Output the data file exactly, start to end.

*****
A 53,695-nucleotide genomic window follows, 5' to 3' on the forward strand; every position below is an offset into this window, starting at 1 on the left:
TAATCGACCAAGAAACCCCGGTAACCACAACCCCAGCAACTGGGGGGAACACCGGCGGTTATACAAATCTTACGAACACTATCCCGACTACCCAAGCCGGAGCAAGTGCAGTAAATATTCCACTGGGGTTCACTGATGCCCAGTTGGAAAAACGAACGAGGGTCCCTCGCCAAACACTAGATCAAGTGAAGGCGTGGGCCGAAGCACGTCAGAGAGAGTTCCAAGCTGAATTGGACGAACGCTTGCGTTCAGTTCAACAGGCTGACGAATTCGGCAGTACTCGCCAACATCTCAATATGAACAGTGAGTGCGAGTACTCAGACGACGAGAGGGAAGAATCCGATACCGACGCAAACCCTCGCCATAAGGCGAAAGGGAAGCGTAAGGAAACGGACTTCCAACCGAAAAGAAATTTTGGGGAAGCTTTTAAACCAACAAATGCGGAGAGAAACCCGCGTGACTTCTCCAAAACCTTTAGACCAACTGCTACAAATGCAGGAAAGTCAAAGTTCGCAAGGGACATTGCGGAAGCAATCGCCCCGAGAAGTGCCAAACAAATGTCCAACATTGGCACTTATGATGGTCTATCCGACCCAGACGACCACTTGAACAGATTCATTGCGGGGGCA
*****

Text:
A 53,695-nucleotide genomic window follows, 5' to 3' on the forward strand; every position below is an offset into this window, starting at 1 on the left:
TAATCGACCAAGAAACCCCGGTAACCACAACCCCAGCAACTGGGGGGAACACCGGCGGTTATACAAATCTTACGAACACTATCCCGACTACCCAAGCCGGAGCAAGTGCAGTAAATATTCCACTGGGGTTCACTGATGCCCAGTTGGAAAAACGAACGAGGGTCCCTCGCCAAACACTAGATCAAGTGAAGGCGTGGGCCGAAGCACGTCAGAGAGAGTTCCAAGCTGAATTGGACGAACGCTTGCGTTCAGTTCAACAGGCTGACGAATTCGGCAGTACTCGCCAACATCTCAATATGAACAGTGAGTGCGAGTACTCAGACGACGAGAGGGAAGAATCCGATACCGACGCAAACCCTCGCCATAAGGCGAAAGGGAAGCGTAAGGAAACGGACTTCCAACCGAAAAGAAATTTTGGGGAAGCTTTTAAACCAACAAATGCGGAGAGAAACCCGCGTGACTTCTCCAAAACCTTTAGACCAACTGCTACAAATGCAGGAAAGTCAAAGTTCGCAAGGGACATTGCGGAAGCAATCGCCCCGAGAAGTGCCAAACAAATGTCCAACATTGGCACTTATGATGGTCTATCCGACCCAGACGACCACTTGAACAGATTCATTGCGGGGGCA